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Thursday, June 20, 2024
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Beyond UB's borders

Winter session offers more affordable taste of international experience

One reason to try winter session?

"Dare yourself to an intellectual challenge - an adventure," said Debra Street, professor and chair of the sociology department.

UB added an extra week to its winter break, extending it to Jan. 26 to accommodate the university's new winter session. The extra week has inspired some faculty members to create study abroad programs for students, according to Donald McGuire, the undergraduate programs administrator.

This year, students have the opportunity to travel to Italy, Istanbul, Tanzania, Singapore, Moldova, London or Hong Kong to study.McGuire and Street are highly involved in the abroad sessions and encourage UB students to leave their comfort zones this winter break and apply to study in another country.

"[The goal is] to give students an international experience," said Bradley Ault, an associate professor in the classics department.

Ault runs the trip to Italy for UB's winter abroad program. He said the program's aim is to develop and improve the "social, cultural and historical literacy" of students.

Steven Coffed, a junior aerospace mechanical engineering major, traveled to Italy instead of going home for winter break two years ago. The experience has become one of his greatest memories in college. He said it may not be as easy as staying at home, but it's something that's impossible to forget or regret.

Studying abroad can help undergrads gain academic experience while becoming immersed in a new culture and country. The programs give students a chance to change their global perspective while earning credits, according to McGuire.

Studying abroad during summer can cost up to $17,585, according to UB's estimated summer abroad costs. Price varies depending on location.

The winter abroad programs are affordable and still give students a taste of learning overseas, McGuire said. The programs vary in cost, though an estimate on UB's site, including personal expenses, comes to $5,641.80.

Coffed wanted to get a preliminary taste of studying abroad, he said.

He said the winter program is an easier way to get the experience of studying overseas without as much worry over the cost or whether it could get in the way of classes. This past summer, Coffed studied in France. The winter abroad program gave him a thirst for adventure and for exploring new countries. Coffed found it easy to adapt to the culture, language and feel of the new country.

"[The winter program] enhances not only interpersonal skills within the group but within humanity," Ault said. "The setting that students are placed into helps them realize the depth of the human experience and helps them become better citizens."

While studying abroad during the winter, students should note the course work is very different from what it would be if they took the same courses at UB.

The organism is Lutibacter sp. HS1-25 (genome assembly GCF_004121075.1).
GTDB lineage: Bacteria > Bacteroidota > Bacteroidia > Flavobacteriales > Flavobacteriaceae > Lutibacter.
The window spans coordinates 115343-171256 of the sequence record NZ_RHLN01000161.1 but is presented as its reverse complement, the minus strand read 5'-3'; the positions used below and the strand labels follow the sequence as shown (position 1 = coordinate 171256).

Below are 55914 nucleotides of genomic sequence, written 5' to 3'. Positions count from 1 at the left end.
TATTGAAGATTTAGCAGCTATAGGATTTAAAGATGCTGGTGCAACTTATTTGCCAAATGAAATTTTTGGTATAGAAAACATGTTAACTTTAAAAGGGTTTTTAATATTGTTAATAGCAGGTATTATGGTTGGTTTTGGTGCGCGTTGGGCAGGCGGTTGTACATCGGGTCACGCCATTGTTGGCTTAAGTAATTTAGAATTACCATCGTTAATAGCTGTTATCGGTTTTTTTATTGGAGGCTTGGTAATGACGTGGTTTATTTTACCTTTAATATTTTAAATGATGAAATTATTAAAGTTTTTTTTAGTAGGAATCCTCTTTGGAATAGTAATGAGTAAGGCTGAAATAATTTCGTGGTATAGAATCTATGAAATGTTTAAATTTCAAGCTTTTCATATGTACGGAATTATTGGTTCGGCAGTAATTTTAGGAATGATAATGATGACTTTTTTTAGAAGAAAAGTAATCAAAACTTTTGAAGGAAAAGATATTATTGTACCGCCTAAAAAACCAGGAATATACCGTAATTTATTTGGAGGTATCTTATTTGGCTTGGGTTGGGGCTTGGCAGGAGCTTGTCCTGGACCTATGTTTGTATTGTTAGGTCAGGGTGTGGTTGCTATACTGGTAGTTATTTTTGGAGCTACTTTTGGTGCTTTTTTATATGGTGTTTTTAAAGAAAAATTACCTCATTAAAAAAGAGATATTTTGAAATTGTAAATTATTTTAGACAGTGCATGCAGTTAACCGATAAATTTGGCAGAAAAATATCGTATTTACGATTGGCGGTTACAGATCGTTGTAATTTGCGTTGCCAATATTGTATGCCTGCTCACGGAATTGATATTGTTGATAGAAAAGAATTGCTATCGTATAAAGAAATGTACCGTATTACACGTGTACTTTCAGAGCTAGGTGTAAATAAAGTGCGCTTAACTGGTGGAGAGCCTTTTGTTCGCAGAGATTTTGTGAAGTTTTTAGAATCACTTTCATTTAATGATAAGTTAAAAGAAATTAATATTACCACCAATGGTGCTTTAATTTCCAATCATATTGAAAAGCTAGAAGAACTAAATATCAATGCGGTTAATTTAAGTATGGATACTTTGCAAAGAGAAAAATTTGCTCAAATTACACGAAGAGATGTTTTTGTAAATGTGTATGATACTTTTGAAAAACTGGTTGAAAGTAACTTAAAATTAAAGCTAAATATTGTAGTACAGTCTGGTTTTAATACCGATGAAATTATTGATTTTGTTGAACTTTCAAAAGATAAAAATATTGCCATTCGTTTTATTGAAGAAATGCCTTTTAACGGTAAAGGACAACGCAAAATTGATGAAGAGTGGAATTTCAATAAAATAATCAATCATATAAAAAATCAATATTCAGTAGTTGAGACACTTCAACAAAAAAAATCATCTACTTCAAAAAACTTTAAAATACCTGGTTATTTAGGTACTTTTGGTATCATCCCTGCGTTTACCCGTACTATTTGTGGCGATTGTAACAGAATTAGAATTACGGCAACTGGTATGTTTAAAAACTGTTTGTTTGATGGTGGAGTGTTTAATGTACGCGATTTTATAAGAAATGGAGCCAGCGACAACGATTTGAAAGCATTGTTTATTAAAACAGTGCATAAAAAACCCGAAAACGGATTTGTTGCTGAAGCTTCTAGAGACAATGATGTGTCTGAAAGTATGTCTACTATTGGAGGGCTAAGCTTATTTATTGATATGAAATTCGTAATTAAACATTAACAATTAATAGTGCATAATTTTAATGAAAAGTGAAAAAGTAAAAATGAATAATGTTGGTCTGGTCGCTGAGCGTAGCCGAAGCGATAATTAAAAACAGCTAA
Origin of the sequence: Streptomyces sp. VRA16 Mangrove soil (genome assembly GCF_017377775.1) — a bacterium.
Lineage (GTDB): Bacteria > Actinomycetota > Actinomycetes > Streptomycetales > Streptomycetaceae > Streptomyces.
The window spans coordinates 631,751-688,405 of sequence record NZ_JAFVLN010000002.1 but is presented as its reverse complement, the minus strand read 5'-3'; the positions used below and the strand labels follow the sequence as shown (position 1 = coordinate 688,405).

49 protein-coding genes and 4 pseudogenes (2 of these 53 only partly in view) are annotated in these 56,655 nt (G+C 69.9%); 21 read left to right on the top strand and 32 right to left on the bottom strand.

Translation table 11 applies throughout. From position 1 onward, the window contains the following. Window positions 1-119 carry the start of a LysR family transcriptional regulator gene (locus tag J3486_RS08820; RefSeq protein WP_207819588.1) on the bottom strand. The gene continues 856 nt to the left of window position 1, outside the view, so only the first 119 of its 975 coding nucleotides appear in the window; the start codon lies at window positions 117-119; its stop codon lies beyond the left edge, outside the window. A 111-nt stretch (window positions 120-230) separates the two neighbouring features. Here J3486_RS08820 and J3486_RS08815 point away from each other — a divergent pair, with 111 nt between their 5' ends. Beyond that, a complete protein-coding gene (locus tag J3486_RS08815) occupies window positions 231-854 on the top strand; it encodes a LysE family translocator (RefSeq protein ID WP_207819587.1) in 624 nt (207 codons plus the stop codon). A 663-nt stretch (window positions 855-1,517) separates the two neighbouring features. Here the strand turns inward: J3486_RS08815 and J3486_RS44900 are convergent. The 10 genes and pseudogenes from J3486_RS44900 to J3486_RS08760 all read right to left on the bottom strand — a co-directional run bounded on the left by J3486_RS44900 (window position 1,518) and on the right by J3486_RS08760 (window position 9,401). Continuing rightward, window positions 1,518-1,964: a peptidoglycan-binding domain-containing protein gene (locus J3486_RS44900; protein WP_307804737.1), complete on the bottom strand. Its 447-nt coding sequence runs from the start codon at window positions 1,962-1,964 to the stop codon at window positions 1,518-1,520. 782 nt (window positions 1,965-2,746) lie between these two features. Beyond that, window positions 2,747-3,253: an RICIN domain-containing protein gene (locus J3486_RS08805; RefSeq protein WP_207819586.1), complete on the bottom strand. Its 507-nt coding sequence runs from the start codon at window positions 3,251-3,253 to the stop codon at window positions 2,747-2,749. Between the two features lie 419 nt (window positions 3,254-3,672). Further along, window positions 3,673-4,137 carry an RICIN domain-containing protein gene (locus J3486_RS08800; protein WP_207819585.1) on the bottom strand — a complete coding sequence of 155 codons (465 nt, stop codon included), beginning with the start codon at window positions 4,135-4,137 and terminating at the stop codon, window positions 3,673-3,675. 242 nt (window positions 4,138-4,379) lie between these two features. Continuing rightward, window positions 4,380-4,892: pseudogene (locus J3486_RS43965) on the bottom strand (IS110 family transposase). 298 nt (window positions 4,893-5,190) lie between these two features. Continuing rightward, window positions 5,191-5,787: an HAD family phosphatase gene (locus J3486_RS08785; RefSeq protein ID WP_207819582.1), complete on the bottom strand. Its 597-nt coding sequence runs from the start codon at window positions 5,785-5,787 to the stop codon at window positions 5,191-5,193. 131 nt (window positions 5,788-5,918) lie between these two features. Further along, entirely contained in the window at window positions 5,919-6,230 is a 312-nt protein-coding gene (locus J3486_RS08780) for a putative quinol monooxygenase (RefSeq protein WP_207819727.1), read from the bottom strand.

"We're packing three credits into three weeks," Ault said. "It's rigorous, but not overly taxing."

The winter study abroad program has seven upcoming programs in different countries.

Each of the new programs has a unique educational focus, according to McGuire, because the program attempts to "immerse students into different neighborhoods." Students who go to Istanbul, for example, will see a mix of cultures and beautiful modern cities.

Students will also focus on the problems of the growing city, such as overpopulation, housing and social dilemmas.McGuire leads the program in Istanbul and explained that depending on the students' interests, the group will focus on problems that involve their academic concentration.

While in London, students can expect to learn about the importance of food through a sociological lens, though the program is not strictly for social science majors, according to Street.

Street said that by tasting and exploring London's cuisine, the program will make students realize what food means in terms of processes, relationships, norms and values.

"The sociology of food in London has something intellectually tasty on the menu for students from just about any background," Street said.

Students interested in discovering the different roles of film in society can apply to be a part of Cinematic Sociology in Singapore this winter.

"Singapore is an affluent, safe, carefully planned, highly efficient, English-speaking city-state that welcomes Westerners," Street said. "The course will emphasize how films shape and are shaped by central themes in sociology."

By visiting different sites of Singapore and viewing carefully selected films, students will gain a "common understanding" of prominent world issues, according to Street.

Students who prefer to explore the cities of Italy while avoiding the summer and spring rush of tourists can take part in Classics in Italy, one of thelongest-running winter abroad programs.

"While we have my archeological and historical agenda, at the same time [students] are immersed in the very vibrant culture of modern Italy," Ault said.

The program starts early in the morning and finishes in the afternoon, which gives students time to explore and shop around the country, according to Ault.

The winter abroad program is open to all students, but leaders urge students to be prepared for the demanding program. Street said she hopes for mature, open-minded and intellectually curious students to apply.

"It will be a life-changing experience," Ault said.





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